With little fanfare, Johnathon Johnson already ranks tenth in Missouri history in receiving yards. Johnson — a redshirt senior — finished his third season of playing time with 1,896 yards, moving ahead of Jared Perry (1,844 yards) into the eleventh spot.
Now, Johnson is looking up at players like Emanuel Hall (2,016), T.J. Moe (2,101), William Franklin (2,125) and Martin Rucker (2,175) to get into the top half of the top ten.
It’s a remarkable run for Johnson, considering his offer and commitment to Missouri didn’t even occur until late in the 2015 recruiting class. It was Barry Odom, then recently hired as Missouri’s defensive coordinator, who convinced Gary Pinkel to offer and accept the commitment of the three-star slot receiver from Memphis’ Melrose High School.
At that point, Johnson had eight other offers, headlined by Tennessee, Louisville and Purdue.
Was he an unknown commodity? No, clearly his offer list shows he was on the radar of Power 5 programs, at least regionally. His emergence as a reliable receiver — he hasn’t missed a game in each of the last three years — isn’t a complete surprise. Now he’s within distance of setting a school record at a position where, especially recently, it’s had some of its brightest starts,
Can he get there? Let’s take a look.
Johnathon Johnson’s pursuit of 883
Eight-hundred eighty-three yards would allow Johnson to pass Danario Alexander’s current school mark of 2,778. The bulk of that mark came in one season for Alexander, when he put up 1,781 yards in 2009 (yet somehow was not a Biletnikoff Award finalist, but no, I’m not bitter about that).
Johnson’s pursuit of the record has been much more piecemeal. He’s averaged 632 yards and 41 receptions a year, but his top season was in 2018 where he finished with 59 catches and 737 yards.
So, to break the record, Johnson is going to need to put together his best season in his last chance. Missouri has had some prodigious receivers in the last ten years, but a receiver finishing above 883 yards for the Tigers in the span is not so common.
It’s happened seven times in the last ten seasons. In 2013, two receivers had at least that number of receiving yards (L’Damian Washington, Dorial Green-Beckham). Four seasons in the last decade have not produced a receiver with that many yards.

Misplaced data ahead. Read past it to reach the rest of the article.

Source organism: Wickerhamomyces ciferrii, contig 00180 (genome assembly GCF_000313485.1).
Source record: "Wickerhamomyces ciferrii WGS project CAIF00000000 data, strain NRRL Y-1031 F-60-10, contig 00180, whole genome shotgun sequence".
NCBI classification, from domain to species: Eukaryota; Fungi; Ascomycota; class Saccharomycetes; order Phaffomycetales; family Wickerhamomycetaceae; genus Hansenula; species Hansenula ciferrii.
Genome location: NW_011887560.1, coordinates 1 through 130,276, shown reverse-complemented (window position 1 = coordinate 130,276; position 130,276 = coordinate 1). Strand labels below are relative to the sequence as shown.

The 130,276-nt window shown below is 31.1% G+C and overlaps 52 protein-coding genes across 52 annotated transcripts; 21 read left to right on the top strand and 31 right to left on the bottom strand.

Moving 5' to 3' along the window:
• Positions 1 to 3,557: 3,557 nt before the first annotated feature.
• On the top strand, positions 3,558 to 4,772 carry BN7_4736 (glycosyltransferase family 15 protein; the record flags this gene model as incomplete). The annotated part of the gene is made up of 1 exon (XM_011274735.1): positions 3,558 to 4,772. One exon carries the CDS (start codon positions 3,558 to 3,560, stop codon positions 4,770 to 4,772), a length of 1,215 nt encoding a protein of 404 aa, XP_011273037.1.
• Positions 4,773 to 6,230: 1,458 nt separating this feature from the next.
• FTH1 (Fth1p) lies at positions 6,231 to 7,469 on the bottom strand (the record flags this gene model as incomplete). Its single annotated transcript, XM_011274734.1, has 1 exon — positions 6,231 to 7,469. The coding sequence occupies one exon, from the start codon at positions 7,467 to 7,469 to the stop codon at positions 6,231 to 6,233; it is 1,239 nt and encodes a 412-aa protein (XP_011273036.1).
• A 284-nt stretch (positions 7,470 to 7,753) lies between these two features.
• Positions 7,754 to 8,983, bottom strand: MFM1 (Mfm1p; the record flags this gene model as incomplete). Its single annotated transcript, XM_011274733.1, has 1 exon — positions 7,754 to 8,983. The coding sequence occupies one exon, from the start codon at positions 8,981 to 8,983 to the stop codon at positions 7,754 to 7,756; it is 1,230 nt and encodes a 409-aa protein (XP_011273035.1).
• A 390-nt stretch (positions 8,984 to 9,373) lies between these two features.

Comparing past seasons and offenses to the 2019 version isn’t apples-to-apples; really, we only need to look to last season and the returning talent to figure out how realistic Johnson’s shot is.
Again, Johnson had 59 catches for 737 yards, averaging 12.5 yards per catch. His yards-per-reception have dropped in each of his years at Missouri. So, if we can surmise that Derek Dooley’s offense will look relatively similar to last year, Johnson would need 71 catches at that YPC average to break the record.
That’s certainly doable, considering that Missouri lost its No. 1 receiver (Emanuel Hall). Johnson has already had an extended period of time without Hall alongside him, however — a five-game stretch from Georgia through Kentucky in 2018. He finished with 16 catches for 217 yards in those Hall-less games ( 3.2 receptions, 43.4 yards per game).
So Johnson will either need to become the main attraction in the 2019 passing game, or he’ll need someone else to step up and free up space underneath. There are some guesses about who could fill that latter role (Johnathan Nance, Jalen Knox), but no one is a sure-thing like a healthy Hall.
What about Kelly Bryant? The quarterback play will probably play the biggest role. In Bryant’s one full season as a starter for Clemson, Deon Cain led those Tigers with 734 yards; Hunter Renfrow (a good comparison for Johnson) led the team with 60 receptions. Three receivers had at least 49 receptions, but none of those averaged over 12.7 yards-per-reception.
Then there was Bryant’s performance in the spring game, and really, the overall play of the quarterbacks can probably tell us a little bit about which receiver position the ball will flow through this year. In that scrimmage, the first offense — quarterbacked by Bryant and Taylor Powell — completed ten passes to slot receivers Barrett Bannister and Dom Gicinto (Johnson didn’t play) out of 37 attempts.
If that ratio holds true this season and Bryant averages as many attempts per game as he did in 2017 (33), then Missouri’s slot receiver position would average just under nine receptions per game. That would be spread over two or three receivers though (Johnson, Bannister, Gicinto). Making a generous estimate, let’s say Johnson averages six receptions a game in 2019. That would put him at 72 catches over a 12-game season (no bowl, at this point). If he averages 12.5 YPC, Johnson would finish with 900 receiving yards and break Missouri’s career record.
Doesn’t seem too outrageous, does it?
But, there are some factors that would limit Johnson’s ability to amass those numbers. The biggest one — outside of poor play — is the run game. If Larry Rountree, Tyler Badie, Simi Bakare and Bryant himself find great succes on the ground, then those passing attempts could drop. The return to health for Albert Owuegbunam would also cut into those numbers, as the tight ends didn’t receive much attention in the spring game. Finally, game control itself could dictate Johnson’s pursuit. If Missouri is playing from behind a lot, there will likely be more attempts and more chances. But with Missouri appearing pretty balanced on offense, that might not be likely.
As long as Johnson stays healthy in 2019, he’ll be on the radar to break Alexander’s school record. It will likely be close, but even without a bowl game and with a new quarterback, Johnson should still have a decent shot to become the new record-holder in Columbia.